Drafting checklist

Initial considerations

  • It needs to be clear that the family agreement intends to create legal relations. (See Monro 2002, p. 68.)
  • Is it clear to all that there is no intention of a gift?
  • Has each party sought financial advice such as in relation to tax implications?
  • Have the Centrelink ramifications been identified and explained to the client?
  • Are there caveats that need to be lodged at the time of the agreement?

Planning the agreement

  • Have other members of the family endorsed the agreement? Are there arrangements to share information? All close family members need to sign off/acknowledge the family agreement.
  • Is there a clause in relation to the legal costs of creating the agreement?
  • Are there arrangements to commence and terminate the family agreement?
  • What is the frequency of review or update of the family agreement?
  • Is there a system to monitor the family agreement?
  • What is the security of tenure? (Tenant/licence?)
  • Have insurance and indemnity issues been considered?
  • Is there any concern about your client’s capacity? What if your client, or any party, loses capacity? (See Capacity.)
  • Have powers of attorney been arranged? Have conflicts of interest been avoided? (See Powers of Attorney.)
  • Have other appropriate referrals (e.g. social and medical) been considered?

Ensuring all contingencies have been explored

What if:

  • the older person’s care requirements become too great and they need residential aged care (for example, dementia worsens considerably, or they suffer a stroke or lose mobility or continence)? How will the fees be met?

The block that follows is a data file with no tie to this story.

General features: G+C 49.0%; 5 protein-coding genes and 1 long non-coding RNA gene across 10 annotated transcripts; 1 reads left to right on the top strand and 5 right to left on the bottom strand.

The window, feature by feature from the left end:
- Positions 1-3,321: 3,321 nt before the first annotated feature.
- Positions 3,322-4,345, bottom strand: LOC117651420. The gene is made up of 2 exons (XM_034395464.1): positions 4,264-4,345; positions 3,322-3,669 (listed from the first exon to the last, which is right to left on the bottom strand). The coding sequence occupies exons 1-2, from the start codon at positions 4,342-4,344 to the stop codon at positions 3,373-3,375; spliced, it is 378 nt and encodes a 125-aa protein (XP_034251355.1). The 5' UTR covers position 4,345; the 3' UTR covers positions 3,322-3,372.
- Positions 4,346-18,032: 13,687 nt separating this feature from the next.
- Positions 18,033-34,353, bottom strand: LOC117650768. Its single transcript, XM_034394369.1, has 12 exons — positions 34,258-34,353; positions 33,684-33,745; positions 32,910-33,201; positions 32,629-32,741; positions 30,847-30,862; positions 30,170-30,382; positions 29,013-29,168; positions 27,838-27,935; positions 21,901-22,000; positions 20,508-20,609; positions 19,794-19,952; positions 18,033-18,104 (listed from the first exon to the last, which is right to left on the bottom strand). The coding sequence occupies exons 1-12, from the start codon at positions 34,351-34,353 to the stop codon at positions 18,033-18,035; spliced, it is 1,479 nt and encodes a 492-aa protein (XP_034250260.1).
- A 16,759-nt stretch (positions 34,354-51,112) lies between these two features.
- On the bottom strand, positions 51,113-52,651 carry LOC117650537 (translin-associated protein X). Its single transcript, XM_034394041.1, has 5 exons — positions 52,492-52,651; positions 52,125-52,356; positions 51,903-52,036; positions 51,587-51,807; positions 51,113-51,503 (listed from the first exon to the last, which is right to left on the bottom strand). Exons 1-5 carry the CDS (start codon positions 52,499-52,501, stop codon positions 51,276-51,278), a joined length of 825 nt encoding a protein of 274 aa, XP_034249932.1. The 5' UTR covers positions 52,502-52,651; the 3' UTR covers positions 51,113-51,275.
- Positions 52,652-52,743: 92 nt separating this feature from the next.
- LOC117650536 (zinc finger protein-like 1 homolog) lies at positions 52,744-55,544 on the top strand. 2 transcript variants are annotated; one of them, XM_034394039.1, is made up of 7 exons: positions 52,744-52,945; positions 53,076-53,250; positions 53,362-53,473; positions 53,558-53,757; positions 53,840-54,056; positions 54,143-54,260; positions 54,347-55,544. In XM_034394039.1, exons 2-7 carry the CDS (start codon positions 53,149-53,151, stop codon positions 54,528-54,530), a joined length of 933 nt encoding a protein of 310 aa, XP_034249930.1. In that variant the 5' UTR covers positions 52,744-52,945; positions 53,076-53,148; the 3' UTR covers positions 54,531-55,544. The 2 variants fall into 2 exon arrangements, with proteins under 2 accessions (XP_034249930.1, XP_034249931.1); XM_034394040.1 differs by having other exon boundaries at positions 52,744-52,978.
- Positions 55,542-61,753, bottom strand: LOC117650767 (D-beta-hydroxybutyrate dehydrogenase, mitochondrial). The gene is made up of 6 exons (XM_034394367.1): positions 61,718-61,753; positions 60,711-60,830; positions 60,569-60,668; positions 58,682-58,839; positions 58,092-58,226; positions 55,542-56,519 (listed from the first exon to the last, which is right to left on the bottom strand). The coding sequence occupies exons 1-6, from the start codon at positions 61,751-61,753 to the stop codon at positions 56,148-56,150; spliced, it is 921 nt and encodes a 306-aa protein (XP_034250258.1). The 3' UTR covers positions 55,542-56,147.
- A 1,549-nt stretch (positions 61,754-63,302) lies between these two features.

• there is a separation or divorce or bankruptcy of the carers?
  • the property is sold?
  • a party moves interstate or overseas?
  • a party dies or becomes ill?
  • the carers wish to change their lifestyle when their children are grown?
  • the older person remarries or re-partners?

Ensuring all care and lifestyle options have been explored

  • What care will be provided and by whom? What care will definitely not be provided?
  • What household tasks such as cooking and cleaning will the older person have to do or share?
  • How will the cost of food and utilities be shared?
  • What arrangements will there be for holidays? For respite for carers?
  • Will the older person share the space with children? Will they be expected to look after children as part of the arrangement?
  • Will the older person have access to a car, or be able to be driven when they need to go out?
  • Will they be able to have a social life separate from the family’s, including having people visit them when they choose?
  • Will their accommodation have a private entrance? Will their mail be delivered direct to them? Will they have a separate telephone or internet access?
  • Are there pets to be considered? Will they be able to have a pet?

How to structure the agreement

  • Is it a life interest, trust, loan etc.? (Specify to avoid a presumption of advancement.)
  • Does interest apply or not?
  • Should your client’s name be on the title as well as their family member’s/adult child’s?
  • Will compensation be paid for their contributions to the adult child’s property? How will it be calculated?
  • How will the agreement affect inheritance arrangements?